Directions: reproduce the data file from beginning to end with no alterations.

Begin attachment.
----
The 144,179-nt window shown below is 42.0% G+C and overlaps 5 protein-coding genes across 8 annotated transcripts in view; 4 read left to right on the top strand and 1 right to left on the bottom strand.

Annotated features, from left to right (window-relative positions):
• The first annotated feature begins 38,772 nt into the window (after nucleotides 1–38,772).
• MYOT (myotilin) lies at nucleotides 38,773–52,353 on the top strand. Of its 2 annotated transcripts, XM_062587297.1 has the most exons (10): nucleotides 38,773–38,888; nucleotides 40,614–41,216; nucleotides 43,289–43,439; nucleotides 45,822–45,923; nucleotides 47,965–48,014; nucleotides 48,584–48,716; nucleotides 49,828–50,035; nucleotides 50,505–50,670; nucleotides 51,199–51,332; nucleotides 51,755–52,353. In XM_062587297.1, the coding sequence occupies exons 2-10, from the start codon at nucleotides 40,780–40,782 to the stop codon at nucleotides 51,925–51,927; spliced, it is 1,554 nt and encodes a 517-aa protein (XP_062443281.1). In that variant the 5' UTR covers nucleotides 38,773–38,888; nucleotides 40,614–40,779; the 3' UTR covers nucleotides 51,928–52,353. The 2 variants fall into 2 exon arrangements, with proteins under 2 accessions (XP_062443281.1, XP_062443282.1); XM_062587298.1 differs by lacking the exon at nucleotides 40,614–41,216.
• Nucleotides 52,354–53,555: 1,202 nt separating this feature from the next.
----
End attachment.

The 144,179-nt window shown below is 42.0% G+C and overlaps 5 protein-coding genes across 8 annotated transcripts in view; 4 read left to right on the top strand and 1 right to left on the bottom strand.

Annotated features, from left to right (window-relative positions):
• The first annotated feature begins 38,772 nt into the window (after nucleotides 1–38,772).
• MYOT (myotilin) lies at nucleotides 38,773–52,353 on the top strand. Of its 2 annotated transcripts, XM_062587297.1 has the most exons (10): nucleotides 38,773–38,888; nucleotides 40,614–41,216; nucleotides 43,289–43,439; nucleotides 45,822–45,923; nucleotides 47,965–48,014; nucleotides 48,584–48,716; nucleotides 49,828–50,035; nucleotides 50,505–50,670; nucleotides 51,199–51,332; nucleotides 51,755–52,353. In XM_062587297.1, the coding sequence occupies exons 2-10, from the start codon at nucleotides 40,780–40,782 to the stop codon at nucleotides 51,925–51,927; spliced, it is 1,554 nt and encodes a 517-aa protein (XP_062443281.1). In that variant the 5' UTR covers nucleotides 38,773–38,888; nucleotides 40,614–40,779; the 3' UTR covers nucleotides 51,928–52,353. The 2 variants fall into 2 exon arrangements, with proteins under 2 accessions (XP_062443281.1, XP_062443282.1); XM_062587298.1 differs by lacking the exon at nucleotides 40,614–41,216.
• Nucleotides 52,354–53,555: 1,202 nt separating this feature from the next.